To quote Mercedes "The F1 M08 EQ Power+ power unit reached a thermal efficiency of over 50 percent, making it the one of the most efficient internal combustion engines ever." And to the efficiency of a fuel cell you have to factor in the efficiency of the hydrogen generation.
I'm sorry? You're quoting figures for an extremely specialised and enormously expensive engine (approx USD 10.5 MILLION each! - https://thesportsrush.com/f1-news-f1-ca ... heir-cars/ and several other places.) - how does that in any way relate to the real world? TYPICAL as in day-to-day internal combustion engines are around 25% efficient. Yeh. I'll put a 10 million dollar 1.6ltr engine in my VW Polo so I can save a few quid on petrol. Oh, hang on... F1 engines use Euro 95 petrol, but a different special mix tuned for each manufacturer's engine. How much would that be a litre? A tad more than £1.22, I suspect...

EDIT: That Mercedes F1 M08 engine burns 100kg of fuel an hour - that equates to about 135 ltrs/hour. But, hey, it's twice as efficient as that USD 2,000 engine so obviously worth 5,000 times as much ! https://www.mercedesamgf1.com/en/herita ... 08-hybrid/

I put "rare earth" in quotes to emphasise that, as you also pointed out, they aren't rare at all i.e. a misnomer, but the mines that currently produce them are largely in politically sensitive areas. These elements are not used in the batteries, but in the magnets for the motors - currently, they are mostly neodymium with a dash of dysprosium, or more rarely terbium, to raise the permitted operating temperature (pure neodymium magnets lose effectiveness at around 80C).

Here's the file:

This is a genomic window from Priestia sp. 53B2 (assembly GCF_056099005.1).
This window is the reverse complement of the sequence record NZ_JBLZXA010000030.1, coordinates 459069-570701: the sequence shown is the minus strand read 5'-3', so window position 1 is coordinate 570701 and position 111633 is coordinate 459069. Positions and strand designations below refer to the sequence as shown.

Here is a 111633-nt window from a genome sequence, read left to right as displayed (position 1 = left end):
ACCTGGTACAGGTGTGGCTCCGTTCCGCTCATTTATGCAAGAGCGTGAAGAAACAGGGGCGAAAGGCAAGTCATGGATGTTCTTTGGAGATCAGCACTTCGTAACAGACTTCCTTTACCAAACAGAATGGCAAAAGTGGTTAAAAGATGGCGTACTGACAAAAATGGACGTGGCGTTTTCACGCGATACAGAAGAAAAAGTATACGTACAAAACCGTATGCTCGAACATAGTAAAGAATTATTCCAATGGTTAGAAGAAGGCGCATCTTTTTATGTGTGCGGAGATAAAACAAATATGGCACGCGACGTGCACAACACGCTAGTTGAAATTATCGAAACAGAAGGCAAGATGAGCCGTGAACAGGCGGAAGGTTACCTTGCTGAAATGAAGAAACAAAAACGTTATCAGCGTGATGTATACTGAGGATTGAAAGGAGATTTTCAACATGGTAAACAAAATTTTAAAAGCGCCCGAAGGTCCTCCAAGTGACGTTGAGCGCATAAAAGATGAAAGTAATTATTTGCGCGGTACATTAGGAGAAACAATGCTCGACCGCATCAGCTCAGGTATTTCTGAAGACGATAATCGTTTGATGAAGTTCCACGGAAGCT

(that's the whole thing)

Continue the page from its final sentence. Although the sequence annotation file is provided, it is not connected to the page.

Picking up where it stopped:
Hydrogen has problems too, but fuel cells can use a range of reactants. The point is not to big-up a specific fuel cell, or fuel cells in general, but to look to alternatives to traditional batteries... getting the energy density, charging & safety right is key.
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#57 Re: Interesting (non musical) YouTube videos.

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I'm sorry? You're quoting figures for an extremely specialised and enormously expensive engine
Trickle down and all that, I was just showing that the 25% wasn’t a thermodynamic limit.

I take your point about the elements needed for the motors, but of course a fuel cell powered vehicle needs just the same motors as a better powered EV.
The future really has to be anything not requiring rare earth elements, e.g. fuel cells...
So in that sense what I originally replied to doesn’t make that much sense if you are talking about the motors.

I am starting to thing a combination of BEV and synthetic fuel may be a way forward.
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#58 Re: Interesting (non musical) YouTube videos.

Post by pre65 »

When planet Theia collided with planet Earth and our Moon was formed.

Life is what happens to you while you're busy making other plans. John Lennon

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#59 Re: Interesting (non musical) YouTube videos.

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Something I wish I could have seen.

Life is what happens to you while you're busy making other plans. John Lennon

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#60 Re: Interesting (non musical) YouTube videos.

Post by pre65 »

The man from "new Yorkshire workshop" making a £13K Garrard 301 plinth.